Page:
Sunday, March 22, 2009


Civilians Caught In Urban Combat - Gaza Debate

March 19, 2009, 7:45 pm

Civilians Caught in Urban Combat

(Photo: Mohammed Abed/Agence France-Presse — Getty Images) Palestinian civilians ran for cover during an Israeli air strike in the Jabalia refugee camp, in the northern Gaza Strip, on Dec. 29, 2008.

Since Israel ended its assault on Gaza, Palestinians and international rights groups have accused it of using excessive force that resulted in a high number of civilian casualties. The Israeli military has denied these charges, but now testimony is emerging from soldiers, indicating that some of these claims have merit.

Although rules of engaging potential enemy combatants exist, in the heat of battle they often become murky. Fighting in an urban environment where the enemy is not in uniform or carrying arms but slipping between houses and among civilians presents an especially difficult situation for soldiers.

Are there rules of engagement that can minimize civilian casualties?

Interpret the Situation

Andrew Exum

Andrew Exum is a fellow at the Center for a New American Security. He is a veteran of the wars in Iraq and Afghanistan and blogs at Abu Muqawama.

The recent Israeli campaign to end rocket fire originating from Gaza left 1,300 Palestinians dead and many wondering about the morality of such seemingly “disproportionate” operations. Questions of morality in warfare, though, are notoriously difficult to referee and inspire more emotion than sober thought.

A related question to ask — and one more accessible to traditional tools of measurement — would be one concerning effectiveness. In pursuing military options that carry with them such a high human cost, did the Israel Defense Force achieve operational successes at the expense of Israel’s long-term strategic interests?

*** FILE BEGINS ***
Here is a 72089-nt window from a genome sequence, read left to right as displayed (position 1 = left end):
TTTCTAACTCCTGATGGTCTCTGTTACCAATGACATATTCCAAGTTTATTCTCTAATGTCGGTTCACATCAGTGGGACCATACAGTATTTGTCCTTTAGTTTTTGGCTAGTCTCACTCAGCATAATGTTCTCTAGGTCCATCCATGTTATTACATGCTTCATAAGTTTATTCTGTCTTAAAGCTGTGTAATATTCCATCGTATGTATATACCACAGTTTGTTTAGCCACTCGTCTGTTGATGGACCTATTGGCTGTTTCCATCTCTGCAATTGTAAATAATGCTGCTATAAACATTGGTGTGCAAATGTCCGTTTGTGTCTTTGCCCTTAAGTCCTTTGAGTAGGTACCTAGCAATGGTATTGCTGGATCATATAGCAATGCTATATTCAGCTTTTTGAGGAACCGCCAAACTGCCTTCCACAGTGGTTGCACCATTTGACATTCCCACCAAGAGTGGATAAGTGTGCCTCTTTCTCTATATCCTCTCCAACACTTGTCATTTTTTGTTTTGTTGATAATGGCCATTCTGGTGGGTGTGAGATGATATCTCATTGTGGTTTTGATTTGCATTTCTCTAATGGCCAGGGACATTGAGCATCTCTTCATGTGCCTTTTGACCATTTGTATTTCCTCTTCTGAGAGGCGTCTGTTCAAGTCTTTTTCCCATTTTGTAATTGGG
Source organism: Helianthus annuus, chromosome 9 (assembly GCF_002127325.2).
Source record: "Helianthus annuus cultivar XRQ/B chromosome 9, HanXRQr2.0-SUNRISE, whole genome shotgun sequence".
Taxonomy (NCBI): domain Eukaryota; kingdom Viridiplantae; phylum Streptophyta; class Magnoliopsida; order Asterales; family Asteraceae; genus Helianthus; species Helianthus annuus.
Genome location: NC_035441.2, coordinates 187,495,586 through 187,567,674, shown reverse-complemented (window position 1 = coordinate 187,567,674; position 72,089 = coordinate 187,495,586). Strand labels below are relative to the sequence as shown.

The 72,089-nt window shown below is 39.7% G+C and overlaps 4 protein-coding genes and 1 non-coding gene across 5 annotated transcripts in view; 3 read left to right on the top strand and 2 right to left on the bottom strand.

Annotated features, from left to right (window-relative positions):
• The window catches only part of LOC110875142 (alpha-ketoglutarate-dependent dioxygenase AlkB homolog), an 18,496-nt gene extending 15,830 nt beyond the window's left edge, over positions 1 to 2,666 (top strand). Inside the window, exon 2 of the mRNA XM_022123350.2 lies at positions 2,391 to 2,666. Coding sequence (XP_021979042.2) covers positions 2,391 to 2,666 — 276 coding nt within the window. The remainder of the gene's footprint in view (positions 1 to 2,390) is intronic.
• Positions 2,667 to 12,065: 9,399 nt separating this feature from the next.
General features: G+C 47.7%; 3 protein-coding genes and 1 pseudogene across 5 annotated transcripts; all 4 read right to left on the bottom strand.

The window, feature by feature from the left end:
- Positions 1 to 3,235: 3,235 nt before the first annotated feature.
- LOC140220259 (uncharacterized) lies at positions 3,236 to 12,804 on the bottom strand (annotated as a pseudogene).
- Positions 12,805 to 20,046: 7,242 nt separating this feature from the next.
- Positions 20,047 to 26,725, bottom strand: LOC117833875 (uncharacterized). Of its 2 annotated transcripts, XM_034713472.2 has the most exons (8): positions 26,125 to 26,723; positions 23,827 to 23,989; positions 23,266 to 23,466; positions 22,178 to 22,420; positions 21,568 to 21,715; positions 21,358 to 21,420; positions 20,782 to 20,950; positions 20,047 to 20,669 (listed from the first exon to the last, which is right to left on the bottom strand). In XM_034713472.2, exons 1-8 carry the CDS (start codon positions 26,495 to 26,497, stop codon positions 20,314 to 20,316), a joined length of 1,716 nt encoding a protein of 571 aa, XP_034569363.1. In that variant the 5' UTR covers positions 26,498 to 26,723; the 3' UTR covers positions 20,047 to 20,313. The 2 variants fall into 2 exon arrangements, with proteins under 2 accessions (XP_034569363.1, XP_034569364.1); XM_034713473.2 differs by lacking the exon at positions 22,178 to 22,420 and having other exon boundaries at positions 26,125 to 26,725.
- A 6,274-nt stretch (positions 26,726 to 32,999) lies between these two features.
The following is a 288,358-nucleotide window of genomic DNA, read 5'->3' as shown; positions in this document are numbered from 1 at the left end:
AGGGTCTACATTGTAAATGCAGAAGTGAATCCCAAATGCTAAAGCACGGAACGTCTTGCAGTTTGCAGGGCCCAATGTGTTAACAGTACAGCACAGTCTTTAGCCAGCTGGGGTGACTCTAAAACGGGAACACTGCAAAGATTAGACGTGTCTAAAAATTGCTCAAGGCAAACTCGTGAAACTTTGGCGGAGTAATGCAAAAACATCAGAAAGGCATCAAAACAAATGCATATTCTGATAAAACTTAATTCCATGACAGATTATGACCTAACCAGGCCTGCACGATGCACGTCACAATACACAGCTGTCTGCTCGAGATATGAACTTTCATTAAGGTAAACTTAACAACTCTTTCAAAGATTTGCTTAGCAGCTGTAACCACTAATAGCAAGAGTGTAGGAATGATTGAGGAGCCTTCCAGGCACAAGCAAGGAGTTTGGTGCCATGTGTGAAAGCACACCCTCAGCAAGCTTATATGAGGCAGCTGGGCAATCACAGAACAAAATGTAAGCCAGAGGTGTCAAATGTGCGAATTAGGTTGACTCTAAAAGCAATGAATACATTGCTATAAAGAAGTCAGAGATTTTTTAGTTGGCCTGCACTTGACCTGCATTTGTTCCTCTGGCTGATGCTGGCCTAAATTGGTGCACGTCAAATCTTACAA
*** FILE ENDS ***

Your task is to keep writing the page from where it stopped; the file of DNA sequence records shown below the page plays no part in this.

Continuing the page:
In modern conflict against violent nonstate actors, rules of engagement may need to be refined for operational effectiveness.

In modern conflict against violent nonstate actors like Hamas, Hezbollah or guerrilla groups in Iraq and Afghanistan, it may be in the best interests of the dominant military actor to adhere to rules of engagement that go beyond the laws of land warfare and international conventions. As the United States military has discovered in both Iraq and Afghanistan, civilian casualties have a direct effect on the effectiveness of operations in the strategic sense.

Traditionally, Israel — much like the United States — has subscribed to a Jominian concept of warfare that privileges the destruction of the enemy’s fighting forces above other considerations. In the Clausewitzian model, though, the supreme question of war has to do with whether or not military force served its purpose in advancing national political aims.

The time may arrive when Israel decides that highly kinetic, enemy-centric military operations do not necessarily serve Israel’s longer-term strategic aims. Instead, Israel may want to adopt lessons learned from the United States experience in Iraq and Afghanistan and place a higher emphasis on the prevention of civilian casualties at the expense of lethality and force protection.

Weighing the Cost of War

Sarah Holewinski

Sarah Holewinski is the executive director of the Campaign for Innocent Victims in Conflict, an organization that works with warring parties to help civilians they have been harmed in combat.

Rules of Engagement will never completely prevent civilian casualties unless the first rule is “don’t discharge your weapon.” But in the real world, these rules about when and how to approach a potential enemy combatant can significantly limit civilian harm if planned properly and followed.

The lesson the U.S. learned in Iraq in 2007 was: know the mission, review the rules, make smart changes, save lives.

Just look at the example that Gen. Peter Chiarelli set in Iraq in 2007. He saw that checkpoints, while necessary to stop the speedy flow of traffic near bases or combat operations, were harming too many locals. The ordinary Iraqi didn’t know when to stop, how to stop and was too frequently being killed in his car in the resulting confusion. With General Chiarelli’s new requirements about giving better warnings, civilian casualties dropped. The lesson learned was: know the mission, review the rules, make smart changes, save lives.

The Laws of Armed Conflict tell warring parties that hitting military targets has to be proportionate to, or worth, the potential cost to civilian lives. Certain weapons cannot be used because they’re too deadly to a broad population. If the mission is to take out a weapons installation located in a densely populated area, that objective must be weighed against the cost of obliterating homes, destroying families and causing humanitarian suffering. You need to think about what weapons and tactics might best shield civilians from greatest harm.